When G Marc-Andre Fleury’s game soared, so did the Pens’ position in the standings. The 24-year-old who backstopped Pittsburgh to the 2008 Final went 9-1-2 with a 1.87 goals against average and .938 save percentage in March. He started 19 straight games from Feb. 3 through Mar. 10, going 12-4-3. With 111 career victories, Fleury trails only Tom Barrasso (226) on the franchise’s goaltending wins list.
Oct. 4: The Penguins opened defense of their Eastern Conference championship with a 4-3 overtime victory over the Ottawa Senators at a sold-out Globe Arena in Stockholm. Penguins forward Tyler Kennedy scored with 25 seconds remaining in the extra period to win the first regular-season game ever played in Sweden. Kennedy also had opened the scoring at the 0:40 mark of the first period.
Nov. 11: Facing the Detroit Red Wings for the first time since the 2008 Stanley Cup Final — and former teammate Marian Hossa for the first time in a Red Wings uniform — the Penguins posted a wild 7-6 comeback victory at Joe Louis Arena. Jordan Staal scored a hat trick in the third period and set up the overtime winner by Ruslan Fedotenko as the Penguins overcame deficits of 3-1, 5-2 and 6-4.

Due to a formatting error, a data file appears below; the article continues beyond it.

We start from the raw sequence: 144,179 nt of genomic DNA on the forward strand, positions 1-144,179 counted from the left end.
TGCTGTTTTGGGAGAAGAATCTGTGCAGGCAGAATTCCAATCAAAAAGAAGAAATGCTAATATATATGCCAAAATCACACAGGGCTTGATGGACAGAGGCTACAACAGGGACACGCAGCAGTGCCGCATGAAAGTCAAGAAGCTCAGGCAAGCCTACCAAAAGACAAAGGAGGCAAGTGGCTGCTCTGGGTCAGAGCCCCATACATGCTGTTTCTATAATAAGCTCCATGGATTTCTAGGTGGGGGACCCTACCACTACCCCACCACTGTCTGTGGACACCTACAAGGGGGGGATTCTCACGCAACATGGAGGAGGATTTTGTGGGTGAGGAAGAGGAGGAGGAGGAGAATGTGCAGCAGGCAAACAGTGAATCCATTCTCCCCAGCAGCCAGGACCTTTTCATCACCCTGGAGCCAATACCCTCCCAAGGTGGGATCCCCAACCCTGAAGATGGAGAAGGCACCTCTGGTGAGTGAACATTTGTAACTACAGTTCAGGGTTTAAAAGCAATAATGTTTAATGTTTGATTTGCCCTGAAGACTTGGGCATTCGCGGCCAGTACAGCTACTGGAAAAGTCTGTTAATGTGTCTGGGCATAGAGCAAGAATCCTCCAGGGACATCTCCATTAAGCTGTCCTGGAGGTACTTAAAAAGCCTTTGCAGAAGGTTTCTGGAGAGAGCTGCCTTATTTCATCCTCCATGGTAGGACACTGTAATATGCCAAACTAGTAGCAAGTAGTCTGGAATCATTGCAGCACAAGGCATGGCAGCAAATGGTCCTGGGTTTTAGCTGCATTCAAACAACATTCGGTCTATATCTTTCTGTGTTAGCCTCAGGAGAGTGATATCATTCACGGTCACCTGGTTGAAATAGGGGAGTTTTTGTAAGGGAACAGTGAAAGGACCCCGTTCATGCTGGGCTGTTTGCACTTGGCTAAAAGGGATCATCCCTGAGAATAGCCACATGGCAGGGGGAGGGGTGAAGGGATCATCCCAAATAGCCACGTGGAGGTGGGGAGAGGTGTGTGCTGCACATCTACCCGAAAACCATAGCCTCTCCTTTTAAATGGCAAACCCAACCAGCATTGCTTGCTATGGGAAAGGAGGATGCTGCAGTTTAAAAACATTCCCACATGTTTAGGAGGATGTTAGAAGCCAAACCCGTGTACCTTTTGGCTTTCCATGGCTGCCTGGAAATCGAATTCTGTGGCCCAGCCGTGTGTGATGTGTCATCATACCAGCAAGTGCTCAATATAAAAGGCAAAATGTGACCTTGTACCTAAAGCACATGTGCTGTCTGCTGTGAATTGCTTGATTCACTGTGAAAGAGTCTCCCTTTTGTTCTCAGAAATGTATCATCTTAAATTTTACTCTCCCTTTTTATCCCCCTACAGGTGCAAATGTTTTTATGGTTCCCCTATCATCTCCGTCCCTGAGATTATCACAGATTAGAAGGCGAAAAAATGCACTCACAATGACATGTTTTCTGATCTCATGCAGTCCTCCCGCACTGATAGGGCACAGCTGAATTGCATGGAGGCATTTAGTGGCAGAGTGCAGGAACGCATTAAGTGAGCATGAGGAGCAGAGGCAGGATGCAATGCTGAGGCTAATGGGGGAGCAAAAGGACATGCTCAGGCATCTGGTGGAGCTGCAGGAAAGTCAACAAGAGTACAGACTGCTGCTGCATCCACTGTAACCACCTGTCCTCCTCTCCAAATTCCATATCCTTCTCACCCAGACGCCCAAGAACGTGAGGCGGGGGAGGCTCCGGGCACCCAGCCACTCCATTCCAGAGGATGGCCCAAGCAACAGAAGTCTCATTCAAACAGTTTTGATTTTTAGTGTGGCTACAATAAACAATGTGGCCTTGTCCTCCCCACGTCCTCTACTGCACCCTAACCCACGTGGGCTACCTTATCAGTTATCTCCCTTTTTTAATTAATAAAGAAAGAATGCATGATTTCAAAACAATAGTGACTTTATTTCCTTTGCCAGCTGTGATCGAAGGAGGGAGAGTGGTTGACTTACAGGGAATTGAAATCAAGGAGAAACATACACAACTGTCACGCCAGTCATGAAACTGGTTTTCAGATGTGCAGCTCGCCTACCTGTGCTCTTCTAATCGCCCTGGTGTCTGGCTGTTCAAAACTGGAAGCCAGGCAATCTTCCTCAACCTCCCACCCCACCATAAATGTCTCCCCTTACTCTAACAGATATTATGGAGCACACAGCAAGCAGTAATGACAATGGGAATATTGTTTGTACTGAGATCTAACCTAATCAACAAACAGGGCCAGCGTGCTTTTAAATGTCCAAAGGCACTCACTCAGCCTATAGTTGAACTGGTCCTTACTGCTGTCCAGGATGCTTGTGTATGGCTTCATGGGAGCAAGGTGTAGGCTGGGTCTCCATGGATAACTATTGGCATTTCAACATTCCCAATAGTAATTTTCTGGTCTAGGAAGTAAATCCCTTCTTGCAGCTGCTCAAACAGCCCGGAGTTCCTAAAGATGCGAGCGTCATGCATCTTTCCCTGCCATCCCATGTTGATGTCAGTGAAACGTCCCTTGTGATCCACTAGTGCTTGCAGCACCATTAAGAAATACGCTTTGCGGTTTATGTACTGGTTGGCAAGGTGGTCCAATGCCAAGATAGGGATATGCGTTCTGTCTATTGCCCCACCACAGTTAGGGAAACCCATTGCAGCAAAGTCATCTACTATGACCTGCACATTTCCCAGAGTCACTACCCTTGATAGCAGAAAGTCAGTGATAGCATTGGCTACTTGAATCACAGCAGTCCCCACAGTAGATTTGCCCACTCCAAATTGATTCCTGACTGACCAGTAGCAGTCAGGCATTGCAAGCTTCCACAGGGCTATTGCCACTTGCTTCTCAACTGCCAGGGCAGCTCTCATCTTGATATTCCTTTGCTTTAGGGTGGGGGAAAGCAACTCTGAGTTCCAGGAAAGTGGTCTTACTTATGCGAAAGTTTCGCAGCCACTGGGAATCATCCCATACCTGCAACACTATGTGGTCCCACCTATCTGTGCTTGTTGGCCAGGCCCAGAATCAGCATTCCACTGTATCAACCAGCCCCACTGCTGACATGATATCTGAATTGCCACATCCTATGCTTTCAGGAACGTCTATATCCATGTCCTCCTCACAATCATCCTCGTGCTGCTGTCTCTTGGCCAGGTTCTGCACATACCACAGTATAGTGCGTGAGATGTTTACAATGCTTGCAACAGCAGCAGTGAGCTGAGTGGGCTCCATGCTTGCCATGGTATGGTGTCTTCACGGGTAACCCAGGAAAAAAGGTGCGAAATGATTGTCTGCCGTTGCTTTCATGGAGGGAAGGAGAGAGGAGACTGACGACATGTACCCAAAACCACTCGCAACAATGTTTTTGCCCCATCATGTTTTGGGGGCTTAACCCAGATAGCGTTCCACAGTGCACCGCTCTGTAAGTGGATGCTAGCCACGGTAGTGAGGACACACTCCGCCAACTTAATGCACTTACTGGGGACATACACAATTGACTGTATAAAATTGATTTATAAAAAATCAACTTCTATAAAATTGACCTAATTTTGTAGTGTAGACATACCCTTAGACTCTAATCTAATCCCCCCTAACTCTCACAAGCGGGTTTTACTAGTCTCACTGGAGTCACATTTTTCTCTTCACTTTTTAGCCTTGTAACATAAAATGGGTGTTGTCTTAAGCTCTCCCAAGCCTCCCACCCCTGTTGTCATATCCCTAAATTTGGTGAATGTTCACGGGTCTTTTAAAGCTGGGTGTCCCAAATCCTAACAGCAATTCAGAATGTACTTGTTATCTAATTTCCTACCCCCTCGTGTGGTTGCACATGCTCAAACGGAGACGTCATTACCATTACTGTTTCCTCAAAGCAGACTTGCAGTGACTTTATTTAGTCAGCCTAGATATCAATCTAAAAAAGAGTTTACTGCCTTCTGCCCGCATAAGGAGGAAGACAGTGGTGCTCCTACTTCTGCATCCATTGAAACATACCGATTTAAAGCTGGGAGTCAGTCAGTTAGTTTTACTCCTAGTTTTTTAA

Feb. 4: The Penguins trailed the Tampa Bay Lightning 3-0 entering the third period but turned the tables on their visitors with a rally that culminated with Evgeni Malkin‘s game-winning goal with 15.5 seconds remaining in overtime. “You always look back at seasons, and turning points, and hopefully this is one for us,” captain Sidney Crosby said.
Feb. 21: Sidney Crosby scored his second goal of the game to break a tie with 2:15 left in regulation as Pittsburgh defeated the Philadelphia Flyers 5-4, ending the Penguins’ five-game winless drought on the road. It marked the second consecutive game in which the Penguins had surrendered a two-goal lead in the third period but rebounded to win.
Apr. 7: The Penguins clinched a playoff berth for the third consecutive season with a 6-4 victory over the Tampa Bay Lightning. Captain Sidney Crosby scored a pair of goals 1:04 apart in the second period to join teammate Evgeni Malkin as 100-point scorers — the first time two Pittsburgh players have reached the century mark in the same season since Mario Lemieux (161) and Jaromir Jagr (149) in 1995-96.